Aerion Supersonic

The Young Girl at Oshkosh.

By Tom Vice on Oct 21, 2021

3 min read

When Boeing and Virgin Galactic announced that they’ll work together on commercial space access, my thoughts returned to a 7th-grade school girl whom I’d encountered at the AirVenture in Oshkosh, Wisconsin, earlier in July.


If you don’t know the Oshkosh air show, you ought to. Organized every year since 1953 at the airport in Oshkosh, it’s a sprawling celebration of flight that takes place in the Midwest. The show takes up the whole of the Wittman airfield, which becomes the world’s busiest airport for a week as thousands of attendees swarm in and out in their private airplanes.


There were 642,000 people at this year’s show. Many fly in and camp under their wings. Others come in their motor homes. They have aerobatic displays all day, and even into the night, with flying light shows. There are outdoor movies and bands under the stars, and bratwurst cookouts and tailgates. For people who love aviation it’s a beautiful festival of flight with none of the hardcore, deal-oriented environment you have at the Paris Air Show, for example.


I was there as the CEO of Aerion. We’re building a sustainable supersonic commercial aircraft and there are few better places to spark enthusiasm for a supersonic renaissance than Oshkosh. And this is where I get back to the 7th-grader who’s at the heart of my reflection.


I was giving a short talk to the people there in the open air, and when it came time for questions, this young girl put up her hand and asked the most profound and exciting question of the day. Her question was, “Based on all the things you talk about, do you think it’s going to be possible for airplanes to fly into space?”


A young girl in a crowd of grownups, she wasn’t nervous. Her question was so natural, so uncomplicated—and frankly, so inquisitive—that I was floored by it. She came off as though she was asking a question that she already knew the answer to, in a voice that was both informed and confident. It inspires me, and fills me with optimism, that the next generation has such a straightforward vision.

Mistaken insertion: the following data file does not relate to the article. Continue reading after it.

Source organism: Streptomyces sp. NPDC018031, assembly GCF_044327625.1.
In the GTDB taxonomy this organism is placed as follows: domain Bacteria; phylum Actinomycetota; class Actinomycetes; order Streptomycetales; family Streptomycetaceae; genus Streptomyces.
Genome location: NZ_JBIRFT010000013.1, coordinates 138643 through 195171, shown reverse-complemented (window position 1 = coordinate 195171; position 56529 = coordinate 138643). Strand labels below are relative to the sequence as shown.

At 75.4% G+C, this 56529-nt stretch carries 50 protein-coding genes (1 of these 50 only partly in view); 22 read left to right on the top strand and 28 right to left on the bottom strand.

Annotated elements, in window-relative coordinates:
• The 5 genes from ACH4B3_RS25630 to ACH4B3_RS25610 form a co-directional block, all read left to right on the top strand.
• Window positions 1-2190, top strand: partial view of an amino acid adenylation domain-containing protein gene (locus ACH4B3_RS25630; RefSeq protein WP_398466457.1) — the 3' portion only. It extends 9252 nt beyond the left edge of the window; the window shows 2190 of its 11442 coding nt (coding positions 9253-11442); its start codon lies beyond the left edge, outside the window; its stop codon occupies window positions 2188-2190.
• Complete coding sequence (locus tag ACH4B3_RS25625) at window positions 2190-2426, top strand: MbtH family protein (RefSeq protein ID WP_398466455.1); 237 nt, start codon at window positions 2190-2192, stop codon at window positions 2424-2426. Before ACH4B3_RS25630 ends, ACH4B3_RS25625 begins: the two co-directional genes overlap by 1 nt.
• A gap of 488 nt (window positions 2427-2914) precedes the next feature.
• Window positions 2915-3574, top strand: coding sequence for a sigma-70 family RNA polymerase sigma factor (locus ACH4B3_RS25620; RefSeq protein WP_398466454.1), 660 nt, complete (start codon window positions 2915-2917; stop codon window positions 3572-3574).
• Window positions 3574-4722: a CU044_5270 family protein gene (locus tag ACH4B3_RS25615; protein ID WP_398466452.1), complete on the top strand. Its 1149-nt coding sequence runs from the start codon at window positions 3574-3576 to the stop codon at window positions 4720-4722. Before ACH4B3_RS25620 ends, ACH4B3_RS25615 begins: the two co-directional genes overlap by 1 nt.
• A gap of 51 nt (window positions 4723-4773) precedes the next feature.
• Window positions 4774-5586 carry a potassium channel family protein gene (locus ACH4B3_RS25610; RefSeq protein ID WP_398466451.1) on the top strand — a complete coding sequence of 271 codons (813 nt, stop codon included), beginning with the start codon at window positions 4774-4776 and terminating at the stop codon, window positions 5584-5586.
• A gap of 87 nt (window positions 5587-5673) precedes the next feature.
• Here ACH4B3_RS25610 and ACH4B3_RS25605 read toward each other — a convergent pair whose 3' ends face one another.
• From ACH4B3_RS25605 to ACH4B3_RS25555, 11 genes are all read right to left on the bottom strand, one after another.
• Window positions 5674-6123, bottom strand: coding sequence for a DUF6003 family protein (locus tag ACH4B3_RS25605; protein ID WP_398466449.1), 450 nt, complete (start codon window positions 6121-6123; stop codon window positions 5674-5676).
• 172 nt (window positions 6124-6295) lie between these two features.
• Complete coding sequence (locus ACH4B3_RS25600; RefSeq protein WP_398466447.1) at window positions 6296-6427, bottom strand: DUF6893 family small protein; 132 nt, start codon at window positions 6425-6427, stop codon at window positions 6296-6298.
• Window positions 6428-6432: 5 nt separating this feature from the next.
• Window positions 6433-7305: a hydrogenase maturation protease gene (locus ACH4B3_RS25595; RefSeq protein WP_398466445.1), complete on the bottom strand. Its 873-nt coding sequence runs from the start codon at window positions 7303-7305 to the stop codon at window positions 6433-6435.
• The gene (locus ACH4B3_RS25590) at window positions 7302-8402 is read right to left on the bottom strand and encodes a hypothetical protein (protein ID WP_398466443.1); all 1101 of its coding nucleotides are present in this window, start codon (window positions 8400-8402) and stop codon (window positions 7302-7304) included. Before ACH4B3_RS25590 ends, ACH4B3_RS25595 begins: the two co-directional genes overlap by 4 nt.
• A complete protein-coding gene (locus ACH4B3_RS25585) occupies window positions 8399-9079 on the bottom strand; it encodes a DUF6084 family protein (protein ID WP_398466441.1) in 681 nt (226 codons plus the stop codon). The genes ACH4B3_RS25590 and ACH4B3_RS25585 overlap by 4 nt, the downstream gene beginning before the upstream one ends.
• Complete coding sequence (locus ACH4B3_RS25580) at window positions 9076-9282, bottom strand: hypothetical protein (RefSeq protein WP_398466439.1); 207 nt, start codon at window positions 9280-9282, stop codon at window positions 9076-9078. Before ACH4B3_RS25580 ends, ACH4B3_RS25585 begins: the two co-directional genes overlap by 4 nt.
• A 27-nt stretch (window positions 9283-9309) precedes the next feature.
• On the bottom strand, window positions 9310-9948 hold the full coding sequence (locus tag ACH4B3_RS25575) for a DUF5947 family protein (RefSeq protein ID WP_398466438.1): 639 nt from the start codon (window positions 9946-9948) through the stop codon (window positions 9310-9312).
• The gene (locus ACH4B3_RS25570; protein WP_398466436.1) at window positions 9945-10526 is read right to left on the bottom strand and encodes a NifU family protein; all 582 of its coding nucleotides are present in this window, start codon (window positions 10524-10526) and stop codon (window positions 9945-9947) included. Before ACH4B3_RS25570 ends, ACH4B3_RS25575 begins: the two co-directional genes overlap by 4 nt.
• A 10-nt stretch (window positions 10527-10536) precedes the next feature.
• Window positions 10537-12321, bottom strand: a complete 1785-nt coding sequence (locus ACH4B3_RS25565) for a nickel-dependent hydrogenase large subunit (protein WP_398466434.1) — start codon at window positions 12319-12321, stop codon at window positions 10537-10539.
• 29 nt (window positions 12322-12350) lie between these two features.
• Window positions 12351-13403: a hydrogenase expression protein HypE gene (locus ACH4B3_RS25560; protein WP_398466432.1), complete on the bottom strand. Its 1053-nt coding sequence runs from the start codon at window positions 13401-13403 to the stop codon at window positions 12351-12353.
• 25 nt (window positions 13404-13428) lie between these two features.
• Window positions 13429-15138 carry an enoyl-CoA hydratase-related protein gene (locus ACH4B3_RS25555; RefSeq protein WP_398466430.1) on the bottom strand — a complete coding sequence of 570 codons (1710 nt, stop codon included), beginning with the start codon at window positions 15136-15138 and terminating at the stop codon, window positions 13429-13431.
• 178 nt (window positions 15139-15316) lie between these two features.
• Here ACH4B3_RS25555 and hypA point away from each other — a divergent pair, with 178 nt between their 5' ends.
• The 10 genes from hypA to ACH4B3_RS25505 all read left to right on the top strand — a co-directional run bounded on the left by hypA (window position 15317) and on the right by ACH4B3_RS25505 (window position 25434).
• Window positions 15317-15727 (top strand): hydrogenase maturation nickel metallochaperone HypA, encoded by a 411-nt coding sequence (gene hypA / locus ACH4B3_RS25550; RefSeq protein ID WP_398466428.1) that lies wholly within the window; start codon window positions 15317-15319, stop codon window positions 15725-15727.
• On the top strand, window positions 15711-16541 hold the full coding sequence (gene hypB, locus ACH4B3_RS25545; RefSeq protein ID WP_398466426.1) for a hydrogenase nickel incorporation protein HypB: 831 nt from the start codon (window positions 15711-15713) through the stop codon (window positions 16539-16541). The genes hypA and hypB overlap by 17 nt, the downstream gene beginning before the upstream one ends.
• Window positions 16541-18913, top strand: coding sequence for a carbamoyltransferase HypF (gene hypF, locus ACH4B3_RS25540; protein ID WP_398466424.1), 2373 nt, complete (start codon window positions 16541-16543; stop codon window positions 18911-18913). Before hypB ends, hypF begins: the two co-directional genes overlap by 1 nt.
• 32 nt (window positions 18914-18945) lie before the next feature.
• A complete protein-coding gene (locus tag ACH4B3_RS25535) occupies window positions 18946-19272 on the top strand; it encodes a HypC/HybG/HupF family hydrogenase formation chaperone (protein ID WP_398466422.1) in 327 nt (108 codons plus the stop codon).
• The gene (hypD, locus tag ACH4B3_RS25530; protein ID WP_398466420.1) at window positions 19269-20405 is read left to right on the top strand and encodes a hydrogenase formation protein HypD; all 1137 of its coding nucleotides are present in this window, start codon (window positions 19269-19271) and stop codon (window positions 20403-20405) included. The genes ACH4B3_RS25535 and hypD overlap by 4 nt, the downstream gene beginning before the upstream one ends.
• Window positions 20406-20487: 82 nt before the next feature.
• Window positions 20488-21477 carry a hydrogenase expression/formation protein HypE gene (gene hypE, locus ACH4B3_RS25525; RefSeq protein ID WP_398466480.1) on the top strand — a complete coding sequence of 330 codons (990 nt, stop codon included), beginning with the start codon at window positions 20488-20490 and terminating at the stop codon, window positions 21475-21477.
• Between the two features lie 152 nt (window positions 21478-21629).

As I remember it, my answer to her was full of engineering-speak – describing obstacles, safety, and programs being pursued. Looking back, my answer didn’t really rise to the level of her beautiful vision. She heard me out, and I moved on to the next question.


I’ve thought about that young girl often since that evening, and I wish I could talk to her again to give her a more thoughtful answer.  I’d tell her that her courageous curiosity will most certainly lead to inventions that will completely change how we think about access to space – bringing a day where space travel will be as common as air travel is today. There will be a day when she’ll get on an airplane, most likely one she helped design, and her destination will be a hotel on orbit. Space will be a place where humanity goes to vacation, to work, to explore.


I wish I’d gone out and found that young girl after my talk at Oshkosh was over, because she showed me how our next generation thinks big. “Do you think it’s going to be possible for airplanes to fly into space?” she said. In asking me that question—and asking it with such confidence—she made it clear that it’s not just possible to do what she wondered we’d do.


She made it clear that it’s certain.